Contrary to common belief, time spent commuting to or from work is a positive experience for a majority of Canadians. According to a study published by the Toronto advertising agency Bensimon Byrne, 77% of commuters even report being in a better mood after their daily commute.
15.4 million Canadians travel to and from work every day, according to Statistics Canada (2011). The study, conducted by Bensimon Byrne with 1,500 people across the country, shows that 50% of commuters drive themselves, 25% use public transport, 14% are automobile passengers, 6% walk and 2% cycle. Among the sample studied, while it takes a third of commuters 30 minutes or more to arrive at their destination, two-thirds require less than 30 minutes.
Recharge during the commute
Far from being a stressful experience, the commute is mainly a chance for public transport users to relax, rest and plan their day. Those who drive a car take advantage of the opportunity to plan and reflect on their day, and just have a good time. Also, three-quarters of commuters would prefer to be alone during their journey. Naturally, those who drive a vehicle find it easier to enjoy a quiet moment than public transport users do.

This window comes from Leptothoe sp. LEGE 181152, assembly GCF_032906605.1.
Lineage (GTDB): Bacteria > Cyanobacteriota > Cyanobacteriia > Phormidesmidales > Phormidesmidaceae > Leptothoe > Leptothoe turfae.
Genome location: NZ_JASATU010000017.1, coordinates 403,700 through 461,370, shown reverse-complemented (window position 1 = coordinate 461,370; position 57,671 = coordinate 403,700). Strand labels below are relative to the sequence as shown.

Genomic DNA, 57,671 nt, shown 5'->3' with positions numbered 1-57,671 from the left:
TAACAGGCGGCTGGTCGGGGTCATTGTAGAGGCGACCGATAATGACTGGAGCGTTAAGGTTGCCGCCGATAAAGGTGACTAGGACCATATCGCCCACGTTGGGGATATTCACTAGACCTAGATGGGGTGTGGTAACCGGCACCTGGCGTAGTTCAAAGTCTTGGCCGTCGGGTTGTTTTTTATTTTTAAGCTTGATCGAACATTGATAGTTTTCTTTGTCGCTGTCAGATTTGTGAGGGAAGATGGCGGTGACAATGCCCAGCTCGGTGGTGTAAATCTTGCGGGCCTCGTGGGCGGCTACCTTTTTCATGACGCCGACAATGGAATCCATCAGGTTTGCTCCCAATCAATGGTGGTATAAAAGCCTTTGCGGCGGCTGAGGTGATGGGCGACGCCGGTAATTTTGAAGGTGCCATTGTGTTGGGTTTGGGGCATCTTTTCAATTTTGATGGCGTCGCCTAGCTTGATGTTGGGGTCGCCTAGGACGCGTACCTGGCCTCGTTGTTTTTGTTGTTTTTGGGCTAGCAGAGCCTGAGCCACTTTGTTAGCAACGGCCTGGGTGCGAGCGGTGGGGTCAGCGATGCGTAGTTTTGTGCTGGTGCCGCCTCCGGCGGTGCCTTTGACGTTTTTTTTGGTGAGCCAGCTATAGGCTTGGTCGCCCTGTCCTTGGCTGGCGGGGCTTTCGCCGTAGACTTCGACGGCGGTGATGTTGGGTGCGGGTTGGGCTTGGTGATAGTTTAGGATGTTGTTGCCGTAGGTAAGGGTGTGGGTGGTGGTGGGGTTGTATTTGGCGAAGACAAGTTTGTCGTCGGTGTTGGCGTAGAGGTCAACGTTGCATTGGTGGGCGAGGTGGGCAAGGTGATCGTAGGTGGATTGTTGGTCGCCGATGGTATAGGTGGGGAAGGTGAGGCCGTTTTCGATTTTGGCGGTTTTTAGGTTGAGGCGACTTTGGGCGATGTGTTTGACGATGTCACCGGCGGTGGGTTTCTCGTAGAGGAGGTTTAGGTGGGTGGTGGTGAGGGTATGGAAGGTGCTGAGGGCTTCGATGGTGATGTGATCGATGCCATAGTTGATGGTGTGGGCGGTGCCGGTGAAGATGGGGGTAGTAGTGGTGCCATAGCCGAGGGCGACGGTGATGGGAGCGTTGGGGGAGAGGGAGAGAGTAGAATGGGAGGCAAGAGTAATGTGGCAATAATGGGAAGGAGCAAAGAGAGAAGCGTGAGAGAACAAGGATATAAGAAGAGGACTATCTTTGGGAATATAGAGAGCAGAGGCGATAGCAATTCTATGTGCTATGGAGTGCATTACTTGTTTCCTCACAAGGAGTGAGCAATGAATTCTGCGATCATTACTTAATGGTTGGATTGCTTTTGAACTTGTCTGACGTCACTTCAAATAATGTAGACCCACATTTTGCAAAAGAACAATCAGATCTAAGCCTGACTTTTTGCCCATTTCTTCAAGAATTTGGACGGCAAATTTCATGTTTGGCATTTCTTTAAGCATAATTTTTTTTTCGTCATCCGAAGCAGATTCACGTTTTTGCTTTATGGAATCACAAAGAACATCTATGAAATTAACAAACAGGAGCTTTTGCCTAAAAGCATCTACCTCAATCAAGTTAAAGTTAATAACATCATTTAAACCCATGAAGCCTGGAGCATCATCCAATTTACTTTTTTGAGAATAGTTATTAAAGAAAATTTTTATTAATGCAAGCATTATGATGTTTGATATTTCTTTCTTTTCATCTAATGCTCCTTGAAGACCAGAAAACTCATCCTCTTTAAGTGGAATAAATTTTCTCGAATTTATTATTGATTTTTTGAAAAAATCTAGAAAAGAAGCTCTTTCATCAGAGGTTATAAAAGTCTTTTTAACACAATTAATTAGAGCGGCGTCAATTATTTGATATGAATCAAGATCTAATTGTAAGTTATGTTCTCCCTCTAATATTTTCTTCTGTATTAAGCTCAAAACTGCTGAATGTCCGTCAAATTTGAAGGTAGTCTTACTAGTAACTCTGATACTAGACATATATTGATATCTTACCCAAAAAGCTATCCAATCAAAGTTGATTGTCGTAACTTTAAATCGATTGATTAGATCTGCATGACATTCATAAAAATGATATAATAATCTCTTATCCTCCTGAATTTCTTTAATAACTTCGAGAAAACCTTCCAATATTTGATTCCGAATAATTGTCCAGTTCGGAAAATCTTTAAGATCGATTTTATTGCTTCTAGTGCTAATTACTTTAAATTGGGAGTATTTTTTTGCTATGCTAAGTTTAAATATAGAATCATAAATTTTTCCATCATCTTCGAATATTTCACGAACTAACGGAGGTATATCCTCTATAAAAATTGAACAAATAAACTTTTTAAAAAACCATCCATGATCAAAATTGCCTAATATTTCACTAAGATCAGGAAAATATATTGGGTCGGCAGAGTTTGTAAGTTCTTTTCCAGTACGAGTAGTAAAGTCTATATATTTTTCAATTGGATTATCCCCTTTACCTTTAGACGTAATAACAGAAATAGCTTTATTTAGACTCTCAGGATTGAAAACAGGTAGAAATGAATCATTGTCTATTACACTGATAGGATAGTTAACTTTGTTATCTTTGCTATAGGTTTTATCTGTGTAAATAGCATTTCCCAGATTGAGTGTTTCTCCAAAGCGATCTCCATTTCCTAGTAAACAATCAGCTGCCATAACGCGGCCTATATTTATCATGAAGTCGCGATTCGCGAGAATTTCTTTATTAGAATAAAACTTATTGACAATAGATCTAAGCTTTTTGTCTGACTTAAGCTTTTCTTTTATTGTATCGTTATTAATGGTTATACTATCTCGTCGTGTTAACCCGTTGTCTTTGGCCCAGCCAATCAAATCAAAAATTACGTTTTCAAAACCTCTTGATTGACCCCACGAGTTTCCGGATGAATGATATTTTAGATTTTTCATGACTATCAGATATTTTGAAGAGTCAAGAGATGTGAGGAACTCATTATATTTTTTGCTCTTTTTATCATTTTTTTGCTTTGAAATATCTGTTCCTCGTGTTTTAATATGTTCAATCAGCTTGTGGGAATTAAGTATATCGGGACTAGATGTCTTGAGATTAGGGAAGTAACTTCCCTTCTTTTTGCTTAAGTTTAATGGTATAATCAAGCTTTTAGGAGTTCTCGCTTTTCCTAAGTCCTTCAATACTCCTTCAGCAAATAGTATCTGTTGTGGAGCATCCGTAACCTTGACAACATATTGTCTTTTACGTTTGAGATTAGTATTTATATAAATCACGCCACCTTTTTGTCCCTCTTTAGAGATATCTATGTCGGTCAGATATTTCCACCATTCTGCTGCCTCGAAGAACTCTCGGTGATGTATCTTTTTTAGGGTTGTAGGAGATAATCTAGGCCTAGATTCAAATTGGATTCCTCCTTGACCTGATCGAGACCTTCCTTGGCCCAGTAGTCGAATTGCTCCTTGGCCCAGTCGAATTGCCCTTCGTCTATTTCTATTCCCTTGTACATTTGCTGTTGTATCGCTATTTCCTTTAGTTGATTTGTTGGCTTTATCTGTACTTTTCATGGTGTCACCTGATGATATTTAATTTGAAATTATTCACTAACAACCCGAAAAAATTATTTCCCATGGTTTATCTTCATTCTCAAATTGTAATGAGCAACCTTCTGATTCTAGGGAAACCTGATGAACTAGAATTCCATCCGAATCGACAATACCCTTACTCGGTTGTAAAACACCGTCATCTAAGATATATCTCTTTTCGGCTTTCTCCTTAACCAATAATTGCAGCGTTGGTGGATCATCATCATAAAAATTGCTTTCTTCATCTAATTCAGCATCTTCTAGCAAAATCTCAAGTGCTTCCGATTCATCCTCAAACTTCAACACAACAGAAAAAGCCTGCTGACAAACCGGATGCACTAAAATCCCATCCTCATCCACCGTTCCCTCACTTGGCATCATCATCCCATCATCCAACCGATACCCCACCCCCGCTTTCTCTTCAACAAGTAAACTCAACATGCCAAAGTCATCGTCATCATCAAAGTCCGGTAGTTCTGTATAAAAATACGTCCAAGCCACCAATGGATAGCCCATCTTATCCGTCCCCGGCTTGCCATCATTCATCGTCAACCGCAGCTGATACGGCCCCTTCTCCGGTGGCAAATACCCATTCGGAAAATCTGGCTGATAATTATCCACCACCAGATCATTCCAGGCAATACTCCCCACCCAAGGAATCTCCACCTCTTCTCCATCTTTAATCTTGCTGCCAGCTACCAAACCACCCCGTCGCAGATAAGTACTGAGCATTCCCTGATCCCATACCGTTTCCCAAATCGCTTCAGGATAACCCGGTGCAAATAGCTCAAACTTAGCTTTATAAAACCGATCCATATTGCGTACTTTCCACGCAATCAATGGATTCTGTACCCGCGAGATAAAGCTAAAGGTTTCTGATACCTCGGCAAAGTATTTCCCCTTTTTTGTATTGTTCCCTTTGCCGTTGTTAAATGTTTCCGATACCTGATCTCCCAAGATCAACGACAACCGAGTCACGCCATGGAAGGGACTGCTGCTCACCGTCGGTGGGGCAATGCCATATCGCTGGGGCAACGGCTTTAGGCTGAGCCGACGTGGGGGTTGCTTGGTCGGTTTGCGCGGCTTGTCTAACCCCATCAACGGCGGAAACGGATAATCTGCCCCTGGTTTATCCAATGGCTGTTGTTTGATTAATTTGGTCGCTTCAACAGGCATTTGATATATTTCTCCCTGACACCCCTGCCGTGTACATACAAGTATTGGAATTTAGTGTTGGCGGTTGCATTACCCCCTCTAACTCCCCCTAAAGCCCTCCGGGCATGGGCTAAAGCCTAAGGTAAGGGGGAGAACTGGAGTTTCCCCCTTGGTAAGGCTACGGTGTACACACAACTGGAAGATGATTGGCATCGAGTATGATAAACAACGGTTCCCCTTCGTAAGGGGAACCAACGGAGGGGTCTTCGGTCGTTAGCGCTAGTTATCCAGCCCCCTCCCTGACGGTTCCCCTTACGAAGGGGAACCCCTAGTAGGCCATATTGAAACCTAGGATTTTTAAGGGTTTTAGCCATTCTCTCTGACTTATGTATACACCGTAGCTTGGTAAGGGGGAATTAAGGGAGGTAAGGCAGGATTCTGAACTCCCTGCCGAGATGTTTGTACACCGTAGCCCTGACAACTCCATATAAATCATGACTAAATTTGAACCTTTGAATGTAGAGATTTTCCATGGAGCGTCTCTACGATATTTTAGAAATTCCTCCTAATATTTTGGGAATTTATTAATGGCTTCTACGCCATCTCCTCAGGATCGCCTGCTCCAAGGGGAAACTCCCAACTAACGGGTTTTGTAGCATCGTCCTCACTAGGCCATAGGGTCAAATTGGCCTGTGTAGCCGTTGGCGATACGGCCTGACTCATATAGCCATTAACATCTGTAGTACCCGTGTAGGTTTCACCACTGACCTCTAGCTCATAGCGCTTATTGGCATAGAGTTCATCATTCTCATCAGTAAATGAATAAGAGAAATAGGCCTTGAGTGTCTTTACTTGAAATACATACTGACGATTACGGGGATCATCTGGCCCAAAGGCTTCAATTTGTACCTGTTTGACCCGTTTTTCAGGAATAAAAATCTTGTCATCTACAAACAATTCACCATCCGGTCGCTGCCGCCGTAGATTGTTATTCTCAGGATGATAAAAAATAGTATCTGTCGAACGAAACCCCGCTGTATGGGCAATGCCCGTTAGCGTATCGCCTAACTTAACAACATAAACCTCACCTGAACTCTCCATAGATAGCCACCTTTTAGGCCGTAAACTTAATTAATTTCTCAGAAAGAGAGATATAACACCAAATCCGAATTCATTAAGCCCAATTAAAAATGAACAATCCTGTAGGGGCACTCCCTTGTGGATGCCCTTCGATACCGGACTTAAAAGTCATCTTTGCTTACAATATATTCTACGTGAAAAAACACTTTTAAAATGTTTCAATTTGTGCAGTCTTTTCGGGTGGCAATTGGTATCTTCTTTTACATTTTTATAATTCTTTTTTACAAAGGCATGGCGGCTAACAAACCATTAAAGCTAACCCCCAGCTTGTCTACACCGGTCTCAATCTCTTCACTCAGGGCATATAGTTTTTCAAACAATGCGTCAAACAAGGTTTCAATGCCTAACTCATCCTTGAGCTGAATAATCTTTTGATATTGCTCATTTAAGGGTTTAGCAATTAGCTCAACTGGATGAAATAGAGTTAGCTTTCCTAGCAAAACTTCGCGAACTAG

Activities marked by gender differences
The study did not find any distinction between what men and women do during their commuting time. However, the two sexes differ when it comes to the kinds of activities for which they interrupt their journey. While women tend to do so to run personal errands or shop in grocery stores or pharmacies, men prefer to go to sporting goods stores or alcohol retailers.